A survey of serum specific-lgE to common allergens in primary school children of Taipei City.
This Taiwanese study investigated changes in common allergen sensitivities among children in Taipei City. A total of 142 primary schools in Taipei City, which included 25,094 students aged 7-8 years, were surveyed using an ISAAC questionnaire to screen for allergies. For positive responders, serum allergen-specific IgE was confirmed using the Pharmacia CAP system. A total of 1,500 students (5.98%) had confirmed sensitivities to allergens. Dust mite sensitivity among these children was nearly 90%. The prevalences of sensitivities to Dermatophagoides pteronyssinus, D. farinae and Blomia tropicalis were 90.79%, 88.24%, and 84.63%, respectively. Dog dander (29.95%) was the second most common aeroallergen to induce sensitivity. Allergies to cat dander (8.69%) and to cockroach (15.48%) had decreased dramatically compared with previous analyses. Among the food allergens studied, the most common allergens that induced sensitization were (in order of prevalence) crab, milk, egg white, and shrimp (88.08%, 22.45%, 24.23%, and 21.44%, respectively). Mold and pollen sensitization was identified in fewer than 2% of the schoolchildren. Dust mites remain the most common allergen to induce allergic sensitization among children in Taipei City, while cockroach and mold sensitivities have dramatically declined. Food allergens should also be considered as a trigger of respiratory allergy. Except for dust mites, American cockroach and crab, allergens commonly reported to induce sensitization in other Asian counties are not common in Taiwan.

A survey of serum specific-lgE to common allergens in primary school children of Taipei City.  
Wan KS, Yang W, Wu WF.
Asian Pac J Allergy Immunol 2010 Mar;28(1):1-6

Index
Allergy and Intolerance Abstracts
Cross-reactive carbohydrate determinants strongly affect the results of the basophil activation test in hymenoptera-venom allergy.
The aim of this study was to investigate the biological activity of CCD-sIgE and the suitability of the basophil activation test (BAT) in hymenoptera venom-allergic patients (honeybee venom (HBV) and yellow jacket venom (YJV) having CCD-sIgE. The study concludes that in vitro basophil activation test (BAT) clearly demonstrates biological activity of cross-reactive carbohydrate determinants-sIgE (CCD-sIgE). However, because most of the patients showed a mono-positive intracutaneous skin tests (IC) and activation of basophils with the IC-negative venom was significantly lower compared with the IC-positive one, the present data suggest that CCD-sIgE is clinically irrelevant in these patients.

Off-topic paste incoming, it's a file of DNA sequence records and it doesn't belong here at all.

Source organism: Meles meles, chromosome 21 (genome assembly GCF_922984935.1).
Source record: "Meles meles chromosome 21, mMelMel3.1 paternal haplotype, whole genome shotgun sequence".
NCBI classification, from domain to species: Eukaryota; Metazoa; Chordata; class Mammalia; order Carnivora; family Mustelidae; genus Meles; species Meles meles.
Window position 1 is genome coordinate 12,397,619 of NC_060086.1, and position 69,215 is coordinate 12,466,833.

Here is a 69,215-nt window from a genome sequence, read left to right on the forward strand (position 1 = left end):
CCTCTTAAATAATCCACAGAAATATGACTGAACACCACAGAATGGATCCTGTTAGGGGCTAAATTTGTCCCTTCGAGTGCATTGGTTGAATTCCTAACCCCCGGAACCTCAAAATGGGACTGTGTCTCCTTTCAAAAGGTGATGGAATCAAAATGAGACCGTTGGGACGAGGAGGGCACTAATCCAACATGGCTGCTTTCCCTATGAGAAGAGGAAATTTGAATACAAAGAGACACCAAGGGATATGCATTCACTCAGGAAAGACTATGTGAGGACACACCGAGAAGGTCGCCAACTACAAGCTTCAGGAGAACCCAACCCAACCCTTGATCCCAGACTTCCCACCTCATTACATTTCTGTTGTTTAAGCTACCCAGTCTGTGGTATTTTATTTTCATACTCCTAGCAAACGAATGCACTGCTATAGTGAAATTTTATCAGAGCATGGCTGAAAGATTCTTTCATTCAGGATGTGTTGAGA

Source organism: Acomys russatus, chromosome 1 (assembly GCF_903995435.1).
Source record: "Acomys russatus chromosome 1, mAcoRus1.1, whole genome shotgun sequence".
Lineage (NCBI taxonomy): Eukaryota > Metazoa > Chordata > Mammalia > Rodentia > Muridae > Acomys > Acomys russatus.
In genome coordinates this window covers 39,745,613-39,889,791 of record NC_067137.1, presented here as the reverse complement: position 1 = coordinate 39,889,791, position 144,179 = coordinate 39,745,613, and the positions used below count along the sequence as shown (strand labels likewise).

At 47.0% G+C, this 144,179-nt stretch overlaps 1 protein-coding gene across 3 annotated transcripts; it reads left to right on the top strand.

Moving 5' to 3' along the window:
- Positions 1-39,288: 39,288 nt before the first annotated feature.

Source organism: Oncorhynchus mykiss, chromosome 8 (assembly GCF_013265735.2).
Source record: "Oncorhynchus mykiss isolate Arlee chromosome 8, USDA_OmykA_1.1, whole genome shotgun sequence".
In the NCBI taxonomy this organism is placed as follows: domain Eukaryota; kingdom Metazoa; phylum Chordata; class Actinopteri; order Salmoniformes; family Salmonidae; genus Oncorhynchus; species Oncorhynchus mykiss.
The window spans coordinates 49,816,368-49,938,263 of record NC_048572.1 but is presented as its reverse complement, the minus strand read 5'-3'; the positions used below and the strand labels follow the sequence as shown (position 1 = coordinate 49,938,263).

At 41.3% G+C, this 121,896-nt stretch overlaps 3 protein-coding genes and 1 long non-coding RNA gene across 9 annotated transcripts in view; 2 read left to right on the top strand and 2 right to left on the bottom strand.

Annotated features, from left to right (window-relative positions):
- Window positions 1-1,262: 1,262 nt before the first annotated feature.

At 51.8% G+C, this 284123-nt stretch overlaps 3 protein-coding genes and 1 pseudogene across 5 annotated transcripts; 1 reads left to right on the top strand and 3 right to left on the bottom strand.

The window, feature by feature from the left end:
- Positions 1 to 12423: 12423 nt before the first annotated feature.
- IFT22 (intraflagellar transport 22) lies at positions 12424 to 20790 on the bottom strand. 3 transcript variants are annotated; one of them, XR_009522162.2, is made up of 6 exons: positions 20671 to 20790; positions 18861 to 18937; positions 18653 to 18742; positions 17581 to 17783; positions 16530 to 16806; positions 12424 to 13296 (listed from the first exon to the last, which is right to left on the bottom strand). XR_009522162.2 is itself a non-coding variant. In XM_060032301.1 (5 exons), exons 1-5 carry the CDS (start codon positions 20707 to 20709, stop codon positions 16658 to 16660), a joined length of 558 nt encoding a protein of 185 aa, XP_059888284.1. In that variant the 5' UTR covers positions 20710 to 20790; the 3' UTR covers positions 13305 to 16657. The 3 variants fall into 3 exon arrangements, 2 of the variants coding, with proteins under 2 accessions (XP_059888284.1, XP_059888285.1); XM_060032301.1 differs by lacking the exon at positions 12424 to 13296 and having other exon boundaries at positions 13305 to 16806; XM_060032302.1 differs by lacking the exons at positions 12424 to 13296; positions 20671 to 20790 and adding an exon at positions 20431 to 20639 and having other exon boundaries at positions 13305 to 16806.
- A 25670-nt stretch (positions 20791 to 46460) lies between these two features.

Cross-reactive carbohydrate determinants strongly affect the results of the basophil activation test in hymenoptera-venom allergy.  
Mertens M, Amler S, Moerschbacher BM, Brehler R.
Clin Exp Allergy 2010 Jun 7;

Index
Allergy and Intolerance Abstracts
Immunological characterization of Can f 4: a dog dander allergen cross-reactive with a 23 kDa odorant-binding protein in cow dander.
The object of this study was to purify, clone and characterize dog dander allergen Can f 4. Can f 4 was cloned and used to produce recombinant Can f 4 in Escherichia coli. A 23 kDa protein from cow dander, displaying cross-reactivity with Can f 4, was purified. Recombinant Can f 4 displayed close immunological and biochemical similarity to purified natural Can f 4 and bound IgE antibodies from 13/37 (35%) sera of dog allergic subjects. Can f 4 reactive sera showed IgE binding to a 23 kDa protein present in cow dander extract, related to a family of odorant-binding proteins. The dog and cow proteins shared 37% sequence identity and their cross-reactivity was demonstrated by IgE inhibition experiments.

Molecular and immunological characterization of Can f 4: a dog dander allergen cross-reactive with a 23 kDa odorant-binding protein in cow dander.  
Mattsson L, Lundgren T, Olsson P, Sundberg M, Lidholm J.
Clin Exp Allergy 2010 Jun 7;

Index
Allergy and Intolerance Abstracts
Classification and pathophysiology of radiocontrast media hypersensitivity.
"Hypersensitivity reactions to radiocontrast media (RCM) are unpredictable and are a concern for radiologists and cardiologists. Immediate hypersensitivity reactions manifest as anaphylaxis, and an allergic IgE-mediated mechanism has been continuously discussed for decades. Non-immediate reactions clinically are exanthemas resembling other drug-induced non-immediate hypersensitivities. During the past years, evidence is increasing that some of these reactions may be immunological. Repeated reactions after re-exposure, positive skin tests, and presence of specific IgE antibodies as well as positive basophil activation tests in some cases, and positive lymphocyte transformation or lymphocyte activation tests in others, indicate that a subgroup of both immediate and non-immediate reactions are of an allergic origin, although many questions remain unanswered. Recently reported cases highlight that pharmacological premedication is not safe to prevent RCM hypersensitivity in patients with previous severe reactions. These insights may have important consequences. A large multicenter study on the value of skin tests in RCM hypersensitivity concluded that skin testing is a useful tool for diagnosis of RCM allergy. It may have a role for the selection of a safe product in previous reactors, although confirmatory validation data is still scarce. In vitro tests to search for RCM-specific cell activation still are in development. In conclusion, recent data indicate that RCM hypersensitivity may have an allergic mechanism and that allergological testing is useful and may indicate tolerability."